Brenda Mambwe leads efforts to streamline the lab’s work using a Luminex® system, a machine that can simultaneously measure many samples. Currently, the variety and number of tests the team runs takes a lot of time and labor—different dissections, assays, and DNA tests for each different variable. Determining the species of a sample mosquito and analyzing its last blood meal are routine experiments that require intensive processes.
The machine could allow the lab to combine (“multiplex”) all the DNA-based tests that it currently performs individually. This would allow the lab to increase the number of samples run per day from 350 to 1,500.
“We’re working on an assay that will detect the species and eventually detect drug resistance in the mosquitoes, and the blood meals. It’s going on well; we’re keeping our fingers crossed, hoping it works out,” Brenda said.
While the molecular approach the lab is taking is not new, the application of it is. Much of the scientific work done on mosquitoes is for smaller entomological studies, so the typical processes aren’t designed for the high-volume demands of surveillance. This is a gap the Luminex project is hoping to address.
“It’s interesting, the Luminex and mosquitoes, we haven’t seen people doing that so far,” said Brenda.
Keeping it all running
Behind the scenes, Tricia Hibwato keeps the lab going: labeling test tubes, stocking reagents, placing orders. Ensuring there are enough materials at the right times is a major issue for the lab, since many supplies are imported from overseas.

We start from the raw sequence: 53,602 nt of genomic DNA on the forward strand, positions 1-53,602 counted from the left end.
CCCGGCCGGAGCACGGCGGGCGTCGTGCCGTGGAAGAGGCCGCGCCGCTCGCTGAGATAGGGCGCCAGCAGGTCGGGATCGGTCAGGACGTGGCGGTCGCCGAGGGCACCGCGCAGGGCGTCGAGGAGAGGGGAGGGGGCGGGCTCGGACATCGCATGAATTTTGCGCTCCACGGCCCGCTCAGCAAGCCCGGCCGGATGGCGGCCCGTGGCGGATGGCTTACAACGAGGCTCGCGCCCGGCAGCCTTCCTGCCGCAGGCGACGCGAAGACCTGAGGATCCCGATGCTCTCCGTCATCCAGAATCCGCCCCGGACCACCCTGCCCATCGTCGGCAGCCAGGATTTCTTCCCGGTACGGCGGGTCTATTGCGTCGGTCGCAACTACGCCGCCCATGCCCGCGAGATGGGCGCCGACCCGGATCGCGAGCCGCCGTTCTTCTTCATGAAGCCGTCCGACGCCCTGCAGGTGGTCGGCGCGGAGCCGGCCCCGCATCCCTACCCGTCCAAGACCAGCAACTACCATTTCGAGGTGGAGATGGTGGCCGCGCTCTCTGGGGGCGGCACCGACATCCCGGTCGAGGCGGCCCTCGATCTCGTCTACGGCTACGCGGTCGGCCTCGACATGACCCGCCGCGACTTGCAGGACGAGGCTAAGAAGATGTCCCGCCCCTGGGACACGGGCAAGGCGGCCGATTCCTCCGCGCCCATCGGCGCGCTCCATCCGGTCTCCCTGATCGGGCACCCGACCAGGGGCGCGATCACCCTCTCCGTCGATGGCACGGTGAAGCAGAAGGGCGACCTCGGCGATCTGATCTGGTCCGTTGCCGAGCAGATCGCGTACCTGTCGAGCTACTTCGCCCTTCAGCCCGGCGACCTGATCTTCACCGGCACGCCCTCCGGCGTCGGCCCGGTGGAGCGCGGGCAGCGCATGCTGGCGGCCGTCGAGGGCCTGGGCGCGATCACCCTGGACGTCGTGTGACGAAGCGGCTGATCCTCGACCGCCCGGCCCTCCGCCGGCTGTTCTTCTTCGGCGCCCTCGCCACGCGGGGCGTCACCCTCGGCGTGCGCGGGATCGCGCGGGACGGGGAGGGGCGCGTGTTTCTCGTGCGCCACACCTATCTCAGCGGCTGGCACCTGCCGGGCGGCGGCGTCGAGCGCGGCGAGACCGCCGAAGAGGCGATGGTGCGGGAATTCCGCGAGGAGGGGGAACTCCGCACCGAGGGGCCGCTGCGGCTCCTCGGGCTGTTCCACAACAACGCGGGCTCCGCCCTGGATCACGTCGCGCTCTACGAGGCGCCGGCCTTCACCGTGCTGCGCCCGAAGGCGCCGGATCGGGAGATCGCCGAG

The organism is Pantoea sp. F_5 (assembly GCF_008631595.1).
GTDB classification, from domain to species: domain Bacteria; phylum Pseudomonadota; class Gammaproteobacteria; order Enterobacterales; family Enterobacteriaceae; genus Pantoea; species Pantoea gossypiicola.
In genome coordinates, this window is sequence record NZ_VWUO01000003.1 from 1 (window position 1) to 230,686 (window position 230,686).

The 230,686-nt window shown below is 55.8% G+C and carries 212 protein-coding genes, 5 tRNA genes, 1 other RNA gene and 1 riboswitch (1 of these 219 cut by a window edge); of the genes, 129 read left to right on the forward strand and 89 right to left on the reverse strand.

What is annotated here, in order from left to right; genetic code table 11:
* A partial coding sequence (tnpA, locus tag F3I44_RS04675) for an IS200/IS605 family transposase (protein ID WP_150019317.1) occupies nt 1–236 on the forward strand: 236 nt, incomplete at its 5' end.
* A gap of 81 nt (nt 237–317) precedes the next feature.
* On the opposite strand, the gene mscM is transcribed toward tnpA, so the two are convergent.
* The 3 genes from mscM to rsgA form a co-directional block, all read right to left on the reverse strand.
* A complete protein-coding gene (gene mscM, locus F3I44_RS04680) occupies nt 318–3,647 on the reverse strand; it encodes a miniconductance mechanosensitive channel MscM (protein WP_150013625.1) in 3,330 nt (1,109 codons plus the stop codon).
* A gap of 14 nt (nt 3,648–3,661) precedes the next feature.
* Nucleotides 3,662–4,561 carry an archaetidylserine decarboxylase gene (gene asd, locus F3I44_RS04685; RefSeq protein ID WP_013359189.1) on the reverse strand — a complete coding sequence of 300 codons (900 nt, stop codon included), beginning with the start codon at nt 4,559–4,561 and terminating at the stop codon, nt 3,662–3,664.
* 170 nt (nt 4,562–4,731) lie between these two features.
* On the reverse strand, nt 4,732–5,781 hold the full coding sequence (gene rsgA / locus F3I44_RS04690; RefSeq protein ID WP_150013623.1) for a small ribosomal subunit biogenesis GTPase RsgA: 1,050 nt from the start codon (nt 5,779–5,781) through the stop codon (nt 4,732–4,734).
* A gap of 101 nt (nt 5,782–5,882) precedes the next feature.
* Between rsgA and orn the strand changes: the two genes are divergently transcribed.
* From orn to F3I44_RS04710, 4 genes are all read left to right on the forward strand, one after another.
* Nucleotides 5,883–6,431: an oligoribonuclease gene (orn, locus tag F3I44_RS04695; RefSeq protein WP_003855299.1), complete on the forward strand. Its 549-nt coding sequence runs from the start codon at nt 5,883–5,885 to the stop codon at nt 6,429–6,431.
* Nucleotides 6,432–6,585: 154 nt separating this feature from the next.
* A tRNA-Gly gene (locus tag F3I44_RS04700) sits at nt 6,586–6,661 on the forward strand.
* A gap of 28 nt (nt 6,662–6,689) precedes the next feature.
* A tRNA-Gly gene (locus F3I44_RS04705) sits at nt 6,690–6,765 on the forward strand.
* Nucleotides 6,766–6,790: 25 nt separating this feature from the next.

Tricia encountered malaria in her work with the Malaria Control and Elimination Partnership in Africa, helping to conduct the National Malaria Indicator Survey.
“We were in the field, doing a survey and helping out with the lab team. We reached this household and found the child’s temperature was very high. We couldn’t do anything. The malaria was too severe, and the child died in the mother’s arms. It was so painful.”
When Tricia began working in the lab, she wasn’t particularly interested in science. Now, she has dreams of moving into a lab scientist role herself. “I love everything about my job. The cool part is that I get to work in the lab and do all the science with the scientists, which is very fulfilling for me. I would want to be a scientist.”
Growing a career
Lab technologist Rachael Kasaro, the newest member of the team, is focused on growth in her career and has found the National Malaria Elimination Center lab a supportive environment for that.
“I think we are given many opportunities in terms of learning and advancing yourself, to become a better scientist,” she said.
She’d like to see the lab’s work better understood, and would like to improve her own communications skills to do so.
“I would like to be a more well-rounded scientist. Our research needs to be more out there. Many people don’t know what we do exactly,” she said.
As Zambia fights for malaria elimination, these five women work every day to give back, fighting against the parasite that has taken from them. PATH honors them and women like them around the globe who are committed to a better, healthier world.